Tuesday, 8 November 2016
Frankish, Mrs Peggy
Today I honour a valued member of the Australian Labor Party in Ipswich, a tireless community volunteer, a loving mother, sister, grandmother and a true friend and comrade. Peggy Frankish passed away on 11 October 2016, aged 78, after a four-year battle with a form of leukaemia which affects bone marrow.
Peggy's passing has left a hole in the hearts of many people in Ipswich. Peggy was loved and she loved—and she loved many. She was passionate and compassionate; she was witty and sardonic; she was strong in her opinions, but not stubborn. She was hardworking and committed; she was a servant, but never servile; and she was informed and informative.
Peggy became involved in the Australian Labor Party in Ipswich over 15 years ago. She was a member of my branch, the Raceview Flinders branch, and a familiar sight on the campaign trail right until the end—in fact, she attended a branch meeting just a week or so before her passing, even though she had had chemotherapy earlier that day. It took a lot to keep her down, although much was thrown at her. She ran TABs in Ipswich and Brisbane and she enjoyed being surrounded by people. She was twice robbed at gunpoint, but she bravely went back to work after the first time. After the second she did not, because she wanted to keep things in perspective.
Peggy and the love of her life, Peter, had three children—Greg, John and Karen. They had seven grandchildren and eight great-grandchildren. Sadly, in 1993 Peggy lost her daughter Karen, who died suddenly and unexpectedly. Three years later Peter, her husband, suffered a massive stroke. Peggy went on to form a relationship with the Ipswich Hospital stroke unit and became the spokesperson for, and indeed the heart, of the Ipswich Stroke Support Group, even after Peter's death in 2014. Each year I hold a Blair Disability Links expo. This year, for the first time in six years, Peggy will not be the face of the Ipswich Stroke Support Group. The members of that group are devastated, and it will be a difficult time for them.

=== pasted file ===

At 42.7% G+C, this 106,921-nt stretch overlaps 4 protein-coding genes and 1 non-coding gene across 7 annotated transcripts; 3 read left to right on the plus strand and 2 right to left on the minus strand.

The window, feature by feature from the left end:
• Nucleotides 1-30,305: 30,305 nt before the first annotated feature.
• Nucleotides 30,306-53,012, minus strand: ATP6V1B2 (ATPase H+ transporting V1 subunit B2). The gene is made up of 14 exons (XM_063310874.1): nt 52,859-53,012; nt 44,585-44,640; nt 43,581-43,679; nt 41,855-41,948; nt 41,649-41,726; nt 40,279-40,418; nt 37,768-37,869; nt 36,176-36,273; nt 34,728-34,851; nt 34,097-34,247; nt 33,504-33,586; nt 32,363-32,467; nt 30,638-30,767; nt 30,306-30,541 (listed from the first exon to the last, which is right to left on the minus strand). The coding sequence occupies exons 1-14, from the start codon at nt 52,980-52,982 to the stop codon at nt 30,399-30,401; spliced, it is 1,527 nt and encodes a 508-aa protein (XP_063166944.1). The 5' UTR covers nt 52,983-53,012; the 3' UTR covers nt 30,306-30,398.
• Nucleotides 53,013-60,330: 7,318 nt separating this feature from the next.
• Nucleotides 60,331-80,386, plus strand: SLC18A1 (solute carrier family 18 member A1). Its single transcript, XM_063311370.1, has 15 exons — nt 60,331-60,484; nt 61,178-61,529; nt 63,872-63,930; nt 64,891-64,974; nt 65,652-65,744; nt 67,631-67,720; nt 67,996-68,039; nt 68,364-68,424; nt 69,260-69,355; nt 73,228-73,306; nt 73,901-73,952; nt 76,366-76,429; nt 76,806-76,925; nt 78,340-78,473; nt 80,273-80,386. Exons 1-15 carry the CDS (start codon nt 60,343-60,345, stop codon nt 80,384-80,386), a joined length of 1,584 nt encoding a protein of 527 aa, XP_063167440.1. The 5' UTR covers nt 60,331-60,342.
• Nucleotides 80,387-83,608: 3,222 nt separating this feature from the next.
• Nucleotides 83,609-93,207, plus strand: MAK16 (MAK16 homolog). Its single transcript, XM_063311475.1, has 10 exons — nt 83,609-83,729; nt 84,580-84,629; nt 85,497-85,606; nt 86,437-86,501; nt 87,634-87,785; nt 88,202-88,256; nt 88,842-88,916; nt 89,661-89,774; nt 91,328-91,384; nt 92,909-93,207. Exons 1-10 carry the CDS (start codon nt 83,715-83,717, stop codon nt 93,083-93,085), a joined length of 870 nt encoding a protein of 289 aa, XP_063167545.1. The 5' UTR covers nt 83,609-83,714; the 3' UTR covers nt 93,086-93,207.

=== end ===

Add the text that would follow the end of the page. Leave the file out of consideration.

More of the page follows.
She was a great Labor loyalist. She supported my campaigns and worked tirelessly to the end. She recruited members—her dear sister, Yvonne, and her close friend, Noela, are all part of the Ipswich Labor family. Peggy and my mum, Joy Butler, shared the same passions and became dear friends. They were very caring women who used to bake for the Raceview Flinders branch, which grew to be the biggest branch of the Labor Party in Ipswich. We had the best suppers ever, and people would bring Tupperware to take home the leftovers. Once we grew too large, we moved to the Brothers Leagues Club and, while my mum and Peggy could not bake any longer, they would gather the members beforehand to have dinner at the club. Peggy always talked politics, and loved fighting Tories. She was a true believer. I will miss Peggy terribly, the party will miss Peggy and Ipswich will miss Peggy. May she rest in peace.